Stark County is Counting on Noncustodial Dads for Much More Than a Check
Stark County has staked part of its hope of combatting everything from infant mortality to drug abuse on noncustodial fathers. WKSU’s M.L. Schultze has more on the expanding initiative that insists “fathers are more than a paycheck” and presumes many of them want to prove it.
Lovelle Cannon acknowledges he agreed to spend a month of his afternoons at job and parenting classes for the most practical of reasons:
“I needed to keep my license.”
But he says something kind of snuck upon him. “As I stayed in the class, I started to realize a lot things that I thought I knew that I didn’t know.”
Build or destroy
For four years, groups of men like Cannon have been participating in Right Path for Fathers in Canton. They spend two hours a day alternately focusing on job and parenting skills. Sometimes one blends into another.
Gary Plauger is one of two facilitators. He focuses on the parenthood part.
“Whether it’s with your kids or at work, either you’re going to build or what?
“Yeah, you’re going to tear it down. And I’m going to take that philosophy and put it in every aspect of my life. Regardless of where I am at or what I’m doing, I’m there to build others.”
The Right Path classes include discussions of rocky relationships with exes, missed opportunities, teenagers, setting examples, and holding onto tempers.
Cannon raises a concern.
“You can be frustrated with your child and say I’m not angry with you but I’m frustrated and I might talk to you at a level 5.”
Gathered around the table are about a dozen parents -- mostly men, mostly unemployed and mostly behind on child support.
When the stick may not be needed
'A father is more than just a paycheck. A father can play can play a vital role in the development of that child to become a healthy adult, a productive citizen and have a chance to lead a happy life.'
A few years ago, Stark County’s Child Support Enforcement Agency would have approached them with a very big stick: Pay up or lose your license, maybe even go to jail.
And about 90 parents a month would lose their licenses. Stark County Job and Family Services’ Robert Pierson says that ultimately made no sense.
“Someone who doesn’t have the ability to pay, they’re in poverty themselves -- low income or no income -- taking their driver’s license was counterproductive. Usually you need a valid driver’s license to find employment.”
So many now are offered the Right Path training. As a further incentive to complete the program and get a job, the county will forgive as much as $5,000 in arrearages.
Pierson says 75 percent of the program graduates get jobs, and that means they keep up with their support.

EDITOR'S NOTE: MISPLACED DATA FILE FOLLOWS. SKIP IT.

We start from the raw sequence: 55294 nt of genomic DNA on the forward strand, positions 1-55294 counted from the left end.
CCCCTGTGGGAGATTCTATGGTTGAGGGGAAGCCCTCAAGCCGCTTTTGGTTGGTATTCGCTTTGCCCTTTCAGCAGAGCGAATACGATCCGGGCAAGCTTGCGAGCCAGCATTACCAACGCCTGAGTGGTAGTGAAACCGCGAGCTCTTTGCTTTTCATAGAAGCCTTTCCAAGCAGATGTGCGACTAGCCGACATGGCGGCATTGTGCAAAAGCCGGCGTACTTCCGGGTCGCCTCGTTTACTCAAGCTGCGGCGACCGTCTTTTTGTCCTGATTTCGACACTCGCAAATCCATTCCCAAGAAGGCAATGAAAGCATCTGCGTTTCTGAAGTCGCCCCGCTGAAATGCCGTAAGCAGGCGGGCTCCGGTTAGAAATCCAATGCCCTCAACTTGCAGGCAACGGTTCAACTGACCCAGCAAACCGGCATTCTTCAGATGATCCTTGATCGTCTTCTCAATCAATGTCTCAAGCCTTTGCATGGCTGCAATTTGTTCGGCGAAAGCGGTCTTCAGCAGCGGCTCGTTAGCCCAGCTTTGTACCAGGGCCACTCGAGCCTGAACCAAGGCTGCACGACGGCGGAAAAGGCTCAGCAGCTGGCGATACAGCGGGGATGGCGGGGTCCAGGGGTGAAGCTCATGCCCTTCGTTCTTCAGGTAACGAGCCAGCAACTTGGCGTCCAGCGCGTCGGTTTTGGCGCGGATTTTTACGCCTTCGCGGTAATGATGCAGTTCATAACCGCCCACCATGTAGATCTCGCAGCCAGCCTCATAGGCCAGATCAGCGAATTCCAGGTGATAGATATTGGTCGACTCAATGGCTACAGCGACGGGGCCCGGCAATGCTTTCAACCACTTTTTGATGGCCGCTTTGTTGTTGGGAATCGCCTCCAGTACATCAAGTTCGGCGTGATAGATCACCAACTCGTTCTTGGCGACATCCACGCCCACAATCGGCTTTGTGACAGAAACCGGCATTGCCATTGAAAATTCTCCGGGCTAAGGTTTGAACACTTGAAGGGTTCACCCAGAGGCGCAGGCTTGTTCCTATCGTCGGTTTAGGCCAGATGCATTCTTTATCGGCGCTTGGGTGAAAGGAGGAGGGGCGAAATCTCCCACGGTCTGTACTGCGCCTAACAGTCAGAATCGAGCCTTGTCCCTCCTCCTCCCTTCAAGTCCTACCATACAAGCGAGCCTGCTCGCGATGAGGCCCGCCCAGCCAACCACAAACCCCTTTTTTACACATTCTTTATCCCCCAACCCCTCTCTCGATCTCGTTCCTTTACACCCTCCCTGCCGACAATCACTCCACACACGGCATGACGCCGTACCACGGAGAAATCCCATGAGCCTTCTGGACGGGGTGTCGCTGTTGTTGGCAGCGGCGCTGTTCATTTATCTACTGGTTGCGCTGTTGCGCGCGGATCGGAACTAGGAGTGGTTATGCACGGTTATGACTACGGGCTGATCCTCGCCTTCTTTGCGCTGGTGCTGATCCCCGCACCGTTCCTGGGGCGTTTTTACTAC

More importantly, he says, “A father is more than just a paycheck. A father can play can play a vital role in the development of that child to become a healthy adult, a productive citizen and have a chance to lead a happy life.”
Lovelle Cannon still has questions about what he sees as a systemic imbalance between the rights of parents who have custody of their kids and those who don’t. But that’s changing.
“I always thought fathers got the bad break but I also figure now there are some people out there that care about the fathers and what’s going right for the kid.”
Partners in saving the youngest children
The Right Path program is knitted into a collaborative in Stark County called the Fatherhood Coalition. Among its partners is the Canton Health Department.
Stark County is dealing with one of the nation’s worst infant mortality rates. Nearly half of the children in Stark County are born to unmarried couples.
So Dawn Miller, who heads the county’s effort to combat infant mortality, says it makes sense to enlist noncustodial fathers to literally save their children’s lives.
“Talking to them about how to put their child down to bed. How to support the pregnant woman. What to expect as far as milestones that the child is going to go through as they grow.”
Dustin Gardner brought his girlfriend and 10-day-old daughter to the Right Path graduation. He’s also working toward getting unsupervised visitation with his 7-year-old daughter from another relationship and he sees the right path class as a way to get there.
“I missed a lot of things with my daughter. I missed the birth. I wasn’t able to be there.”
A team sport
Not everything in Right Path happens in the classroom.
On Presidents’ Day weekend at the Pro Football Hall of Fame, about a hundred families – fathers with sons and daughters -- are hiking rolls of toilet paper and making their way across the room on yoga mats and hola hoops. The Hall of Fame’s Mike Myers explains,
“This isn’t a competition to see how fast the dad is, or how smart the dad is or how fast the kid is. It’s really to see how well they can work together and communicate.”
Barring federal budget cuts, the Right Path program is about to expand. A five-year federal grant – one of a handful nationally -- will support similar classes and activities – with a significant addition: drug treatment.
Job and Family Services Rob Pierson says he’s not naïve. Some fathers will never be involved with their kids. But he says Right Path proves many want to try.
Editor's note: that last name of Gary Plauger was misspelled and has been corrected.